Innovation and transparency are key to denim’s future, according to Nicolas Prophte, vice president of the global denim center at PVH Corp.
“You have to be bulletproof,” Prophte said on a Kingpins24 virtual session last week. “We need to make sure that what we measure and claim is the reality. We have a third-party verification process that we can ensure what we say and feel we are doing is reality.”
Among the challenges in the denim industry today, Prophte said, are the need to accelerate innovation to meet the complexities of today’s consumer, and to create sustainable value and social responsibility in the supply chain.
“For me, it’s really two main things,” he said. “The first is the environmental and social impact the industry has on the planet and the people working in this industry. We also have to adapt the knowledge we have in terms of sustainable design and sourcing. At PVH, we try to tackle these things in a very holistic way and collaboration between our partners is very important.”
Specifically, Prophte said PVH, which counts Calvin Klein Jeans and Tommy Hilfiger Jeans among its brands, has focused on the company’s denim products’ impact on the laundry process, putting in place metrics to follow and update seasonally. The company has also addressed circularity with its post-consumer cotton project involving its mill partners.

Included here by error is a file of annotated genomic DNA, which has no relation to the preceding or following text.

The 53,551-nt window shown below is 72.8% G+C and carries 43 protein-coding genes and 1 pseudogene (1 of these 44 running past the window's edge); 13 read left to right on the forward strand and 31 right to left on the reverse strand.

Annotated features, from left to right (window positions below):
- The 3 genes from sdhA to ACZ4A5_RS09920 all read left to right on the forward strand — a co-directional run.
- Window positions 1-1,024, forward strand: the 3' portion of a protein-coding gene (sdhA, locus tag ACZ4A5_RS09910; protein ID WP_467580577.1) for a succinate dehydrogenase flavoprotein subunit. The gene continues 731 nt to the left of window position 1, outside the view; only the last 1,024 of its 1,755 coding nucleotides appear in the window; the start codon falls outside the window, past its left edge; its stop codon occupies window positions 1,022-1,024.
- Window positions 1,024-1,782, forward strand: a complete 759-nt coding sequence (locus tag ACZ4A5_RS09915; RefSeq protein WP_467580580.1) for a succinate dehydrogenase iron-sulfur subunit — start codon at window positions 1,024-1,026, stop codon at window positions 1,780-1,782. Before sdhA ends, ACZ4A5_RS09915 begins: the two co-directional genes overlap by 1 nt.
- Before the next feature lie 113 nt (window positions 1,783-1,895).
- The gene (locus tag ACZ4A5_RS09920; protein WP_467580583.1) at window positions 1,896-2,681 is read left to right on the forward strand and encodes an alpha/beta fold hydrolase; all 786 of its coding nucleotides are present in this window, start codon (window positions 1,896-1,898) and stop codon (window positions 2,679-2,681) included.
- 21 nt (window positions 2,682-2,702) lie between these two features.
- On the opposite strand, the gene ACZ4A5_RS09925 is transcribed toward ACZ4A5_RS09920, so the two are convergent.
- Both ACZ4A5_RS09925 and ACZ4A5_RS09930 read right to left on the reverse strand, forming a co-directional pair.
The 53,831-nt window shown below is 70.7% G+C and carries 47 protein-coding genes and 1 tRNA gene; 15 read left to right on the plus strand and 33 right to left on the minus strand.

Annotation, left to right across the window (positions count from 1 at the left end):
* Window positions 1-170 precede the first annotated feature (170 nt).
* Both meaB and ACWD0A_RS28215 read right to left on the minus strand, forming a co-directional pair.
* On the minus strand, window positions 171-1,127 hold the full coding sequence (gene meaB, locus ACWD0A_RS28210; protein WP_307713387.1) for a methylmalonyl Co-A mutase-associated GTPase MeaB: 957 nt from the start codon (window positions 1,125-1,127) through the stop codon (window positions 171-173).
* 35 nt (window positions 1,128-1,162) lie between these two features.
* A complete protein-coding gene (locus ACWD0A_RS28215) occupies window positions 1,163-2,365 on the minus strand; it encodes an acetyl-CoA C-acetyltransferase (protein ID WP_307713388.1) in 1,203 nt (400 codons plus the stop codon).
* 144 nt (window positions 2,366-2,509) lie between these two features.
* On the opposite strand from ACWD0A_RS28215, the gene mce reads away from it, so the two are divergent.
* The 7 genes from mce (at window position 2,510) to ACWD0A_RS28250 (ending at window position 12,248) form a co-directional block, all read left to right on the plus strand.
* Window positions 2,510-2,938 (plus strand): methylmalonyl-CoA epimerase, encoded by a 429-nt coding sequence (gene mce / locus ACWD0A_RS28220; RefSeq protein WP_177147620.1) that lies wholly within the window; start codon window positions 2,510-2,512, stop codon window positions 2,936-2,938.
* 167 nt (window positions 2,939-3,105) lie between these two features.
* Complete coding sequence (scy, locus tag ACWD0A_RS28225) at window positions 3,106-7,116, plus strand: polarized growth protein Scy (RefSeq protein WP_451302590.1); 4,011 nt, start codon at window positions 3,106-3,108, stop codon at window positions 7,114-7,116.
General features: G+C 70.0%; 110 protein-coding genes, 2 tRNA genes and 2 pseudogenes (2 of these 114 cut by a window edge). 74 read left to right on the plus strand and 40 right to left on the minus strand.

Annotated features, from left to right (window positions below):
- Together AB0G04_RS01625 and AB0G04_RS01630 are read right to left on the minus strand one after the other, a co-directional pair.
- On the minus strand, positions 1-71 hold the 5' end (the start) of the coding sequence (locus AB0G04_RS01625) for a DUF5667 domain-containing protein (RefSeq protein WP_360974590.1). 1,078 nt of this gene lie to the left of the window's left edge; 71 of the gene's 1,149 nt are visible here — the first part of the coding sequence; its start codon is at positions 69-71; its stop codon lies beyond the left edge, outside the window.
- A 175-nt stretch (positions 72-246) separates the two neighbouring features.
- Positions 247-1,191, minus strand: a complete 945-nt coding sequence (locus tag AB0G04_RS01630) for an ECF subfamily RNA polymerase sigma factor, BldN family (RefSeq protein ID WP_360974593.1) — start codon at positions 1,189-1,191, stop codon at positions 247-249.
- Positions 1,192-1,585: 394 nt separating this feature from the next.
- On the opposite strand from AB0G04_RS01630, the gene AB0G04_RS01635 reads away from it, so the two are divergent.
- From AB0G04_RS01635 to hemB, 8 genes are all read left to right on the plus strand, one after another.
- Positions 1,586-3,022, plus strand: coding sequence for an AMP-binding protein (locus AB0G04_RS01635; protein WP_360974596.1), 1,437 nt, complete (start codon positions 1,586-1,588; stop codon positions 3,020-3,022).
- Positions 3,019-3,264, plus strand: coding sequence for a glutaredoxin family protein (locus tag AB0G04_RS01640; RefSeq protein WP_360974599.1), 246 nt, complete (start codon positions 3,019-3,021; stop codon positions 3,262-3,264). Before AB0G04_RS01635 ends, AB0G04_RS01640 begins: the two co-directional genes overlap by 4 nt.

He noted that there is a degree of “greenwashing,” or false claims about sustainability, made by brands in their advertising and marketing.
“For PVH, we need to be cautious and very careful that everything we claim has to be bulletproof,” Prophte said. “We are not here to fool the consumer. We need to stop the greenwashing and embrace the communication we have with the consumer. Before the greenwashing, we need to prevent ‘bluewashing’–the claims between the industry and the brands. There are a lot of claims being made about what is sustainable.” Mills often “bluewash” by making eco claims to entice brands without being able to back up their assertions.
He said there needs to be an alliance of validity along the supply chain that can then translate accurately to the consumer, who doesn’t necessarily understand all the certifications and labels relating to environmental and social compliance claims. These, he added, must be simple and straightforward.
Prophte said brands have to find a way to communicate to consumers the attributes of the denim product, the way it was manufactured and what material was used in a way that is appealing and easy to digest.